United States v. Susana P. Longo ( 2006 )

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                          FOR THE ELEVENTH CIRCUIT                     FILED
                            ________________________          U.S. COURT OF APPEALS
                                                                ELEVENTH CIRCUIT
                                                                    June 19, 2006
                                     No. 05-16201                THOMAS K. KAHN
                                 Non-Argument Calendar               CLERK
                        D. C. Docket No. 05-00026-CV-JEC-1
    a.k.a. Susana McDermott,
    a.k.a. Susana Perales,
    a.k.a. Hilda Perales,
                      Appeal from the United States District Court
                         for the Northern District of Georgia
                                    (June 19, 2006)
    Before BLACK, CARNES and BARKETT, Circuit Judges.
          Susan P. Longo appeals her 168–month, 60–month, and 120–month
    concurrent sentences for wire fraud, embezzlement from employee benefit plans,
    and money laundering in violation of 18 U.S.C. §§ 2, 664, 1343, 1349, and 1957.
    Longo contends that the district court erroneously applied the following three
    enhancements in calculating her advisory guidelines sentence: (1) a four level
    enhancement under § 2B1.1(b)(2)(B) because the offense involved fifty or more
    victims; (2) a two level enhancement under § 2B1.1(b)(9)(C) because the offense
    involved sophisticated means; and (3) a four level enhancement under
    § 2B1.1(b)(15)(A)(iii) because the offense involved a violation of securities law.
            According to the presentence investigation report (PSI), Longo was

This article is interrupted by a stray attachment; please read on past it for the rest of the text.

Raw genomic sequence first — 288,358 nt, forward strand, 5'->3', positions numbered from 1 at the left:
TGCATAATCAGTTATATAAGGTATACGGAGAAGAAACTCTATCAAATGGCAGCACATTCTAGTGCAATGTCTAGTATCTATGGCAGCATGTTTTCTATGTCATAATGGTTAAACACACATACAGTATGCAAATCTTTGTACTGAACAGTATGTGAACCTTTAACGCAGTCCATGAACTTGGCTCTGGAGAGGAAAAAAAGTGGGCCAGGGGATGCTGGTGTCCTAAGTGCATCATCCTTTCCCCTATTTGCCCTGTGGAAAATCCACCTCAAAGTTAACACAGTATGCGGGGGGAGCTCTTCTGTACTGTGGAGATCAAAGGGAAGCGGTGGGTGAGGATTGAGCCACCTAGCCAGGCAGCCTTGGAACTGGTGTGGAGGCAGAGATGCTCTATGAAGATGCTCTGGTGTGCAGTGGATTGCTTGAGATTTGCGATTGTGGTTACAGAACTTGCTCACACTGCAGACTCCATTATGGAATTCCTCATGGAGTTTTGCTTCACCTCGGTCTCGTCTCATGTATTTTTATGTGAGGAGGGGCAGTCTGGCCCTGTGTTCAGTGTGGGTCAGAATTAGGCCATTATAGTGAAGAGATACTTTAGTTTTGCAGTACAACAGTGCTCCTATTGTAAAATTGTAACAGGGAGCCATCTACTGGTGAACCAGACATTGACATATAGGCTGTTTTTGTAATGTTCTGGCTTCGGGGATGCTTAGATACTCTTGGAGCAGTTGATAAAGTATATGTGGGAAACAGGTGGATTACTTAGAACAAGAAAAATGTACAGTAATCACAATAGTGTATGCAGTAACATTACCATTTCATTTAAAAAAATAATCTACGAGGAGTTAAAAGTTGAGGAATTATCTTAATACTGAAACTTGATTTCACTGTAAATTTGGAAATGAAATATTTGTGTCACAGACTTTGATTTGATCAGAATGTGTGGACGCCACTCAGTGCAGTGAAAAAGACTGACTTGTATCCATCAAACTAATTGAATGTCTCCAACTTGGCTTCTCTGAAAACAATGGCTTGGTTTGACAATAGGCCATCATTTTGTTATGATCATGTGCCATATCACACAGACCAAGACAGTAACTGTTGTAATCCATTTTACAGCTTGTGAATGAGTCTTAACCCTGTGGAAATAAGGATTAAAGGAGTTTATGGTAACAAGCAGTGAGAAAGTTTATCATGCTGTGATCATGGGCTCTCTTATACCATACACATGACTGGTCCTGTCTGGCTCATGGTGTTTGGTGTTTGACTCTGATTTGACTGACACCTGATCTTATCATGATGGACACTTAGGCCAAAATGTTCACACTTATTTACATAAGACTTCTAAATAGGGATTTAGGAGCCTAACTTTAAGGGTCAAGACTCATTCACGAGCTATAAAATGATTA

employed as a compliance officer with the investment advisor Applied Financial
    Group (AFG) when she diverted approximately $6.1 million from four employee
    benefit plans. In her scheme to defraud, Longo drafted checks on the plans’
    accounts and either forged the signature of a plan trustee or represented herself as
    the plan trustee and liquidated the securities held by the plan. She also forged
    checks and faxed trading orders to Charles Schwab & Co. (Schwab), the plans’
    custodian. These checks and trading orders liquidated the plans’ assets and
    transferred them to conduit accounts, also maintained by Schwab, where the
    account holder had either died or lacked the mental capacity to monitor Longo’s
    actions. Longo then drafted checks on these accounts, depositing the funds into
    her personal account.
          Two of the four plans that Longo stole from had a combined total plan
    membership of over 110 members and each member held a pro rata interest in the
    plans’ assets. One of those plans (with about 50 members) incurred approximately
    $500,000 in legal fees and expenses as a result of Longo’s fraud that, like Longo’s